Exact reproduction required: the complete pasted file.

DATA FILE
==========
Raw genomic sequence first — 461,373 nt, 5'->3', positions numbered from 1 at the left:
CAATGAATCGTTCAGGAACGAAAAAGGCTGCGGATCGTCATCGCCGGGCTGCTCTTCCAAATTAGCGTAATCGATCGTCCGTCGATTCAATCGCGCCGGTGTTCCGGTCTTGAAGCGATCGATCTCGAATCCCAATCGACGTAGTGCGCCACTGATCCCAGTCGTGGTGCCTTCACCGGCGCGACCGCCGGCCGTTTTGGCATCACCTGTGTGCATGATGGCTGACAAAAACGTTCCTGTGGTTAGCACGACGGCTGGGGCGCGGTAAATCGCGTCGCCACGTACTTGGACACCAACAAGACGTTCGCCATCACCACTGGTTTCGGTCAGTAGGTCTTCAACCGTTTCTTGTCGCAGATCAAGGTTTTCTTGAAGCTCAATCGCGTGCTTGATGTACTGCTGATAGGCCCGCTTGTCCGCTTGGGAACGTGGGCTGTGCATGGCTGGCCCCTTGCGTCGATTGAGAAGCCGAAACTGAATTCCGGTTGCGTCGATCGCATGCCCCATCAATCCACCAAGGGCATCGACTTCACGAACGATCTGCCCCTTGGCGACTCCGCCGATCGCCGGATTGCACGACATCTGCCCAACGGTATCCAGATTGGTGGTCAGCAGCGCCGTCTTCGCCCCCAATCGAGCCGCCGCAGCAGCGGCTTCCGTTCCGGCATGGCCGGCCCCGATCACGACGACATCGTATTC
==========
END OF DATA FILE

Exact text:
Raw genomic sequence first — 461,373 nt, 5'->3', positions numbered from 1 at the left:
CAATGAATCGTTCAGGAACGAAAAAGGCTGCGGATCGTCATCGCCGGGCTGCTCTTCCAAATTAGCGTAATCGATCGTCCGTCGATTCAATCGCGCCGGTGTTCCGGTCTTGAAGCGATCGATCTCGAATCCCAATCGACGTAGTGCGCCACTGATCCCAGTCGTGGTGCCTTCACCGGCGCGACCGCCGGCCGTTTTGGCATCACCTGTGTGCATGATGGCTGACAAAAACGTTCCTGTGGTTAGCACGACGGCTGGGGCGCGGTAAATCGCGTCGCCACGTACTTGGACACCAACAAGACGTTCGCCATCACCACTGGTTTCGGTCAGTAGGTCTTCAACCGTTTCTTGTCGCAGATCAAGGTTTTCTTGAAGCTCAATCGCGTGCTTGATGTACTGCTGATAGGCCCGCTTGTCCGCTTGGGAACGTGGGCTGTGCATGGCTGGCCCCTTGCGTCGATTGAGAAGCCGAAACTGAATTCCGGTTGCGTCGATCGCATGCCCCATCAATCCACCAAGGGCATCGACTTCACGAACGATCTGCCCCTTGGCGACTCCGCCGATCGCCGGATTGCACGACATCTGCCCAACGGTATCCAGATTGGTGGTCAGCAGCGCCGTCTTCGCCCCCAATCGAGCCGCCGCAGCAGCGGCTTCCGTTCCGGCATGGCCGGCCCCGATCACGACGACATCGTATTC